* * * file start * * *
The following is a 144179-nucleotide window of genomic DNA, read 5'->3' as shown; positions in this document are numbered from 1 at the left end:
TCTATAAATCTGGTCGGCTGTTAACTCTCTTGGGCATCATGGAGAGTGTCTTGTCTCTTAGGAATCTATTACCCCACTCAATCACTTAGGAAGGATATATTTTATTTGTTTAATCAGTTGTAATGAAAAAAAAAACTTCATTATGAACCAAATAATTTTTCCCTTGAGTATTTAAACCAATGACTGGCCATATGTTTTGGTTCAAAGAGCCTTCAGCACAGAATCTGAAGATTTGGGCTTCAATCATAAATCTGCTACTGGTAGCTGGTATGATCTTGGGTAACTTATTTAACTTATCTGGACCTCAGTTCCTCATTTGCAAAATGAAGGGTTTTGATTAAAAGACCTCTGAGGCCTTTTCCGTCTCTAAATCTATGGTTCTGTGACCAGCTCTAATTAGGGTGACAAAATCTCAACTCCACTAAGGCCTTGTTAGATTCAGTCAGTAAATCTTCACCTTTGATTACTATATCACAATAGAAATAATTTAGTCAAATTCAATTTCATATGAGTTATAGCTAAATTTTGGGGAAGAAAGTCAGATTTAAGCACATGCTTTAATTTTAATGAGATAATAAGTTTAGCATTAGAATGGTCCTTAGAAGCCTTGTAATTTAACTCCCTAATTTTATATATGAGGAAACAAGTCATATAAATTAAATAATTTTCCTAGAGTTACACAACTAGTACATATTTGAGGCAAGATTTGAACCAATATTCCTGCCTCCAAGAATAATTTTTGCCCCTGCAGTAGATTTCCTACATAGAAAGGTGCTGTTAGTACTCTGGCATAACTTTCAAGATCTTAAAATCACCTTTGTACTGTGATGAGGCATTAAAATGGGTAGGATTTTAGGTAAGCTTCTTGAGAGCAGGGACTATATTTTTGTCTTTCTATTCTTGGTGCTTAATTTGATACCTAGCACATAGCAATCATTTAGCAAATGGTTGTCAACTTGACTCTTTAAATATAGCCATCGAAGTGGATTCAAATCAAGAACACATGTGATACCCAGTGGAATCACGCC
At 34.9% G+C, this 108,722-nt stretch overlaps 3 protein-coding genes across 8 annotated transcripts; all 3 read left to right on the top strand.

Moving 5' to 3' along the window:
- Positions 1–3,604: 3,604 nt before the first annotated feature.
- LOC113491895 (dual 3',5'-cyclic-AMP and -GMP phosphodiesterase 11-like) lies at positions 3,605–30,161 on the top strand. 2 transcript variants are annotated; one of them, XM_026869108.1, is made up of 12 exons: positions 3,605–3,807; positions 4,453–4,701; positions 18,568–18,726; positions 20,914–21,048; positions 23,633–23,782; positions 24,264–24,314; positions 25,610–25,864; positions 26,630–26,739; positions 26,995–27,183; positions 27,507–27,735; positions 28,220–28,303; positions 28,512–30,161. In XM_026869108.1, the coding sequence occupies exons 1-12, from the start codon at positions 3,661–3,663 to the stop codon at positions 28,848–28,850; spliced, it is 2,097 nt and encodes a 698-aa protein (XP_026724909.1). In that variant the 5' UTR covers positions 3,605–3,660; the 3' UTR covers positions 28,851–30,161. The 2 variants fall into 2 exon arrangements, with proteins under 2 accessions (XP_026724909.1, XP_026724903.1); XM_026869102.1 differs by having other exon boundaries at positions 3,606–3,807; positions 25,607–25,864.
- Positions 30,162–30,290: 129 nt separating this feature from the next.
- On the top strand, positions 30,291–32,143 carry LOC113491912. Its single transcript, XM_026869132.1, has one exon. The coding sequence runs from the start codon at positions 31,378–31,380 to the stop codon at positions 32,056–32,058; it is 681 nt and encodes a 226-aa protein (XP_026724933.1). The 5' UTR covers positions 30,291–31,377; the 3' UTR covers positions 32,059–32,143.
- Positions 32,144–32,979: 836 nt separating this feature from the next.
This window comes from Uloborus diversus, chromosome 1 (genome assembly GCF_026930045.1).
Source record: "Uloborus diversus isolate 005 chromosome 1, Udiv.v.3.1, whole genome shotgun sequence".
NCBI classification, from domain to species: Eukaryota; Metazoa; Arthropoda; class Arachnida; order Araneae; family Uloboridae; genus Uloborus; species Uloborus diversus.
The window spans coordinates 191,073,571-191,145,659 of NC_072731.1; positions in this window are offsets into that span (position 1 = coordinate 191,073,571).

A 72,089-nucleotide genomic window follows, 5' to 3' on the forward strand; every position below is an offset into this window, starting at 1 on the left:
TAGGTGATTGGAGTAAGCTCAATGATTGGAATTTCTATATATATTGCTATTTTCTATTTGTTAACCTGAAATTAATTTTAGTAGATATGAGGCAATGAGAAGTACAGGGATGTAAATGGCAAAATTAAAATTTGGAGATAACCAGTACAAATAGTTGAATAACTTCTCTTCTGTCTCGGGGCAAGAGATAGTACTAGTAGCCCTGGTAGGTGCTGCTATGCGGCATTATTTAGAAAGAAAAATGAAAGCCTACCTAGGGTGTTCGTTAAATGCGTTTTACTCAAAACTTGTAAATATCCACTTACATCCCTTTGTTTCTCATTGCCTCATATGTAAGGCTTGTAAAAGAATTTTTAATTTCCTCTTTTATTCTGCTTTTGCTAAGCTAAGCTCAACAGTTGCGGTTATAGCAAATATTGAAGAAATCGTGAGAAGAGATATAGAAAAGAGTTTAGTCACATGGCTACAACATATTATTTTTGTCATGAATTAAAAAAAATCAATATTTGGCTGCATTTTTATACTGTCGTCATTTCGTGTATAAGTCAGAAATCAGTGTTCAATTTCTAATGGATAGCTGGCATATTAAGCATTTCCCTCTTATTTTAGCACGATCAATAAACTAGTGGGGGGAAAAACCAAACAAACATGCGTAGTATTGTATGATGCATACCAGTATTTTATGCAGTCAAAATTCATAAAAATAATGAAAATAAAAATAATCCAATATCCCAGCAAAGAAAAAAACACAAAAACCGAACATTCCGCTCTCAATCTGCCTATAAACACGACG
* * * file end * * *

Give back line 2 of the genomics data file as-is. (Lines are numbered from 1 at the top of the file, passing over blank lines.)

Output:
TCTATAAATCTGGTCGGCTGTTAACTCTCTTGGGCATCATGGAGAGTGTCTTGTCTCTTAGGAATCTATTACCCCACTCAATCACTTAGGAAGGATATATTTTATTTGTTTAATCAGTTGTAATGAAAAAAAAAACTTCATTATGAACCAAATAATTTTTCCCTTGAGTATTTAAACCAATGACTGGCCATATGTTTTGGTTCAAAGAGCCTTCAGCACAGAATCTGAAGATTTGGGCTTCAATCATAAATCTGCTACTGGTAGCTGGTATGATCTTGGGTAACTTATTTAACTTATCTGGACCTCAGTTCCTCATTTGCAAAATGAAGGGTTTTGATTAAAAGACCTCTGAGGCCTTTTCCGTCTCTAAATCTATGGTTCTGTGACCAGCTCTAATTAGGGTGACAAAATCTCAACTCCACTAAGGCCTTGTTAGATTCAGTCAGTAAATCTTCACCTTTGATTACTATATCACAATAGAAATAATTTAGTCAAATTCAATTTCATATGAGTTATAGCTAAATTTTGGGGAAGAAAGTCAGATTTAAGCACATGCTTTAATTTTAATGAGATAATAAGTTTAGCATTAGAATGGTCCTTAGAAGCCTTGTAATTTAACTCCCTAATTTTATATATGAGGAAACAAGTCATATAAATTAAATAATTTTCCTAGAGTTACACAACTAGTACATATTTGAGGCAAGATTTGAACCAATATTCCTGCCTCCAAGAATAATTTTTGCCCCTGCAGTAGATTTCCTACATAGAAAGGTGCTGTTAGTACTCTGGCATAACTTTCAAGATCTTAAAATCACCTTTGTACTGTGATGAGGCATTAAAATGGGTAGGATTTTAGGTAAGCTTCTTGAGAGCAGGGACTATATTTTTGTCTTTCTATTCTTGGTGCTTAATTTGATACCTAGCACATAGCAATCATTTAGCAAATGGTTGTCAACTTGACTCTTTAAATATAGCCATCGAAGTGGATTCAAATCAAGAACACATGTGATACCCAGTGGAATCACGCC